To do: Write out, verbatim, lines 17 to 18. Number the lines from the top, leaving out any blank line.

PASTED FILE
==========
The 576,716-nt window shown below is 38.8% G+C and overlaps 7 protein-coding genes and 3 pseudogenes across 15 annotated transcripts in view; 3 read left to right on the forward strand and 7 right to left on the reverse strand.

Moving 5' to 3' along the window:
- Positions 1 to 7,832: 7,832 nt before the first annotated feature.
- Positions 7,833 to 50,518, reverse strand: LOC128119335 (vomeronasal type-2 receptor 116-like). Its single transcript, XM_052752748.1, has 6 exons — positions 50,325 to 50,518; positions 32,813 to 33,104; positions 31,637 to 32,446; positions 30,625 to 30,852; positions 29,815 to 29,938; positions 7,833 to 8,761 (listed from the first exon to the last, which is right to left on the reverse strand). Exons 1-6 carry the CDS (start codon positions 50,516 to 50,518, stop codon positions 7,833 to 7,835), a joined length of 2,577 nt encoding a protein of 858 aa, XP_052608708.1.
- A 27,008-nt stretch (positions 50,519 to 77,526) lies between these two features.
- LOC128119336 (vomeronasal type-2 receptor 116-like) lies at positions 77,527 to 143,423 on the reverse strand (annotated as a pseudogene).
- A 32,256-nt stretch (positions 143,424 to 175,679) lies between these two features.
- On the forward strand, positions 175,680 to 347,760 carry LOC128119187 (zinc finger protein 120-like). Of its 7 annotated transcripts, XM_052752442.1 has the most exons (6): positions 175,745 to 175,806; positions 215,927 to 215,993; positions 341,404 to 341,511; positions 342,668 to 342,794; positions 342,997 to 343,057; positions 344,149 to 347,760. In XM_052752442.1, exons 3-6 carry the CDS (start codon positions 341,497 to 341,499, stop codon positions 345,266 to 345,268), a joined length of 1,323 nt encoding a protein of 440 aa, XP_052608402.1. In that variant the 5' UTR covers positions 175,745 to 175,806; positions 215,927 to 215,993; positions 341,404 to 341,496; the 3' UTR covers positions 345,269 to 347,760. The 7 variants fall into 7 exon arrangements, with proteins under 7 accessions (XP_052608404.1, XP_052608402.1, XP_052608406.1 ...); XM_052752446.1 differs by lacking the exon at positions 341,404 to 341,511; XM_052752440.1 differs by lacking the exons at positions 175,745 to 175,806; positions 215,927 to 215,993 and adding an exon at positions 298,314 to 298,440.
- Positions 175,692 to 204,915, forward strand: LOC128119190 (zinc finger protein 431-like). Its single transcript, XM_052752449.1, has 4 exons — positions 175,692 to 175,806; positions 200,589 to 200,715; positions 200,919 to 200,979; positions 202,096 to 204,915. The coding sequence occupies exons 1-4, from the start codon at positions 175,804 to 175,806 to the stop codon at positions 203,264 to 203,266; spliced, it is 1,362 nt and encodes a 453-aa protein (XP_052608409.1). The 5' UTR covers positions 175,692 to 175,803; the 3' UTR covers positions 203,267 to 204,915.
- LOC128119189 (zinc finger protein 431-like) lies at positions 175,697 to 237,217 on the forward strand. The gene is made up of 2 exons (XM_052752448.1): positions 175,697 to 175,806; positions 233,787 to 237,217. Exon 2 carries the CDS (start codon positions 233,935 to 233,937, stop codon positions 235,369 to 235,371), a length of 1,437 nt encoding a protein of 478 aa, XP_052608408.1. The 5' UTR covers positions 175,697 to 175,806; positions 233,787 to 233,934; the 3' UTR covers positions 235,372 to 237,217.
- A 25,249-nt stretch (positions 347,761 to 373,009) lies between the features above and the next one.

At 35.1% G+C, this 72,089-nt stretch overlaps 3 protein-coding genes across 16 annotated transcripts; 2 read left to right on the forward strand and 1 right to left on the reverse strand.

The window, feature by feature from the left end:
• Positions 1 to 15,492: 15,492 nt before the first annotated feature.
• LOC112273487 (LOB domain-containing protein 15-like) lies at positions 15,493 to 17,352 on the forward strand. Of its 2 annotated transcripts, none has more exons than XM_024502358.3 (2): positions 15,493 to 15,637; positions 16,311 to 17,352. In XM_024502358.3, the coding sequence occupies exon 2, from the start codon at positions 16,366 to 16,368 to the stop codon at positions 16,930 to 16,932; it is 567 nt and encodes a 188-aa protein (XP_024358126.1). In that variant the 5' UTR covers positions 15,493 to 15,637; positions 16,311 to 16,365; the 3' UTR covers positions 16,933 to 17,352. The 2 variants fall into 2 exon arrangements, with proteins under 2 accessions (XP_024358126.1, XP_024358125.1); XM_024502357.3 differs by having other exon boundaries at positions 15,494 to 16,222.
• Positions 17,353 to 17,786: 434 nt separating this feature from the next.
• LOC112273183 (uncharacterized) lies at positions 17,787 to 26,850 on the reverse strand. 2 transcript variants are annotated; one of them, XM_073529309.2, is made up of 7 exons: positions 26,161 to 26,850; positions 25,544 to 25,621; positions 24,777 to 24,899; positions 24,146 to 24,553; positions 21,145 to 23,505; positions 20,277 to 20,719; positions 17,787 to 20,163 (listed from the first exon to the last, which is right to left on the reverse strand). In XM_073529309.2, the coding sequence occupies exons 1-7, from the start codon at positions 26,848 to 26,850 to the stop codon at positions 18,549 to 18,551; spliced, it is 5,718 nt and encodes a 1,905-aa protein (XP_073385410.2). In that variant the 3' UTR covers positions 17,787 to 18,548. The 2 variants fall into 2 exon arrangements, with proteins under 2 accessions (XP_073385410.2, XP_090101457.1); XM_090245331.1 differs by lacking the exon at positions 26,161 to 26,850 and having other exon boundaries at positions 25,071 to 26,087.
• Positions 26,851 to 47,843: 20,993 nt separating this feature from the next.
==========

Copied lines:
• LOC112273183 (uncharacterized) lies at positions 17,787 to 26,850 on the reverse strand. 2 transcript variants are annotated; one of them, XM_073529309.2, is made up of 7 exons: positions 26,161 to 26,850; positions 25,544 to 25,621; positions 24,777 to 24,899; positions 24,146 to 24,553; positions 21,145 to 23,505; positions 20,277 to 20,719; positions 17,787 to 20,163 (listed from the first exon to the last, which is right to left on the reverse strand). In XM_073529309.2, the coding sequence occupies exons 1-7, from the start codon at positions 26,848 to 26,850 to the stop codon at positions 18,549 to 18,551; spliced, it is 5,718 nt and encodes a 1,905-aa protein (XP_073385410.2). In that variant the 3' UTR covers positions 17,787 to 18,548. The 2 variants fall into 2 exon arrangements, with proteins under 2 accessions (XP_073385410.2, XP_090101457.1); XM_090245331.1 differs by lacking the exon at positions 26,161 to 26,850 and having other exon boundaries at positions 25,071 to 26,087.
• Positions 26,851 to 47,843: 20,993 nt separating this feature from the next.